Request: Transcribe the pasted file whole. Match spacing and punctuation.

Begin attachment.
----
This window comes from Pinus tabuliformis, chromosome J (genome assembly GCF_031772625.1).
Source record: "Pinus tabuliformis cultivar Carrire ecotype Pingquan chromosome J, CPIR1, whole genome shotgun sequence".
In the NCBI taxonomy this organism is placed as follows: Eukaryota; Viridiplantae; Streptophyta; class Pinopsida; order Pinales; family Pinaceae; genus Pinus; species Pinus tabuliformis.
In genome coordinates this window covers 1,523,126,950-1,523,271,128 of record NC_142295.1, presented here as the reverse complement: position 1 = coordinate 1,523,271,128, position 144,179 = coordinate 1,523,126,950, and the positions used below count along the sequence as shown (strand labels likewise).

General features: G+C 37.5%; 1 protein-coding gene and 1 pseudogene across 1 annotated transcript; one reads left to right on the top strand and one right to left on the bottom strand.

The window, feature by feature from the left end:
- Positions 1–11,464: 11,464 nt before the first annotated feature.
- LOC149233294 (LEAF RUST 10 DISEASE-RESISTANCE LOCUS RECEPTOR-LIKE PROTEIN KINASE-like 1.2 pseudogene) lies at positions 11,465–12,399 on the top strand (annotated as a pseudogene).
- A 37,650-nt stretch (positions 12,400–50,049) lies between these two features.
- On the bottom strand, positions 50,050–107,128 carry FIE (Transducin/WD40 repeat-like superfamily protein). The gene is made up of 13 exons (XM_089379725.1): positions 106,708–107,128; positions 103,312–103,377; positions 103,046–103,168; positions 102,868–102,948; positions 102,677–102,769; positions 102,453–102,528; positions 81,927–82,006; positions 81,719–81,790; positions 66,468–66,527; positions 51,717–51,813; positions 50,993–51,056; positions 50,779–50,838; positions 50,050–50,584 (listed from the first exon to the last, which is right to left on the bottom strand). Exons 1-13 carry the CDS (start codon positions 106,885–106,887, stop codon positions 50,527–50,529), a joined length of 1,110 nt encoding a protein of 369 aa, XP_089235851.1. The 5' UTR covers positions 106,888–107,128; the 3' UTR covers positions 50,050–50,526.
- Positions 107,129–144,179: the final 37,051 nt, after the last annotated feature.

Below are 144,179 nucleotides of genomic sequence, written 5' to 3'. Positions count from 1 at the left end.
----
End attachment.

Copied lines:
This window comes from Pinus tabuliformis, chromosome J (genome assembly GCF_031772625.1).
Source record: "Pinus tabuliformis cultivar Carrire ecotype Pingquan chromosome J, CPIR1, whole genome shotgun sequence".
In the NCBI taxonomy this organism is placed as follows: Eukaryota; Viridiplantae; Streptophyta; class Pinopsida; order Pinales; family Pinaceae; genus Pinus; species Pinus tabuliformis.
In genome coordinates this window covers 1,523,126,950-1,523,271,128 of record NC_142295.1, presented here as the reverse complement: position 1 = coordinate 1,523,271,128, position 144,179 = coordinate 1,523,126,950, and the positions used below count along the sequence as shown (strand labels likewise).

General features: G+C 37.5%; 1 protein-coding gene and 1 pseudogene across 1 annotated transcript; one reads left to right on the top strand and one right to left on the bottom strand.

The window, feature by feature from the left end:
- Positions 1–11,464: 11,464 nt before the first annotated feature.
- LOC149233294 (LEAF RUST 10 DISEASE-RESISTANCE LOCUS RECEPTOR-LIKE PROTEIN KINASE-like 1.2 pseudogene) lies at positions 11,465–12,399 on the top strand (annotated as a pseudogene).
- A 37,650-nt stretch (positions 12,400–50,049) lies between these two features.
- On the bottom strand, positions 50,050–107,128 carry FIE (Transducin/WD40 repeat-like superfamily protein). The gene is made up of 13 exons (XM_089379725.1): positions 106,708–107,128; positions 103,312–103,377; positions 103,046–103,168; positions 102,868–102,948; positions 102,677–102,769; positions 102,453–102,528; positions 81,927–82,006; positions 81,719–81,790; positions 66,468–66,527; positions 51,717–51,813; positions 50,993–51,056; positions 50,779–50,838; positions 50,050–50,584 (listed from the first exon to the last, which is right to left on the bottom strand). Exons 1-13 carry the CDS (start codon positions 106,885–106,887, stop codon positions 50,527–50,529), a joined length of 1,110 nt encoding a protein of 369 aa, XP_089235851.1. The 5' UTR covers positions 106,888–107,128; the 3' UTR covers positions 50,050–50,526.
- Positions 107,129–144,179: the final 37,051 nt, after the last annotated feature.

Below are 144,179 nucleotides of genomic sequence, written 5' to 3'. Positions count from 1 at the left end.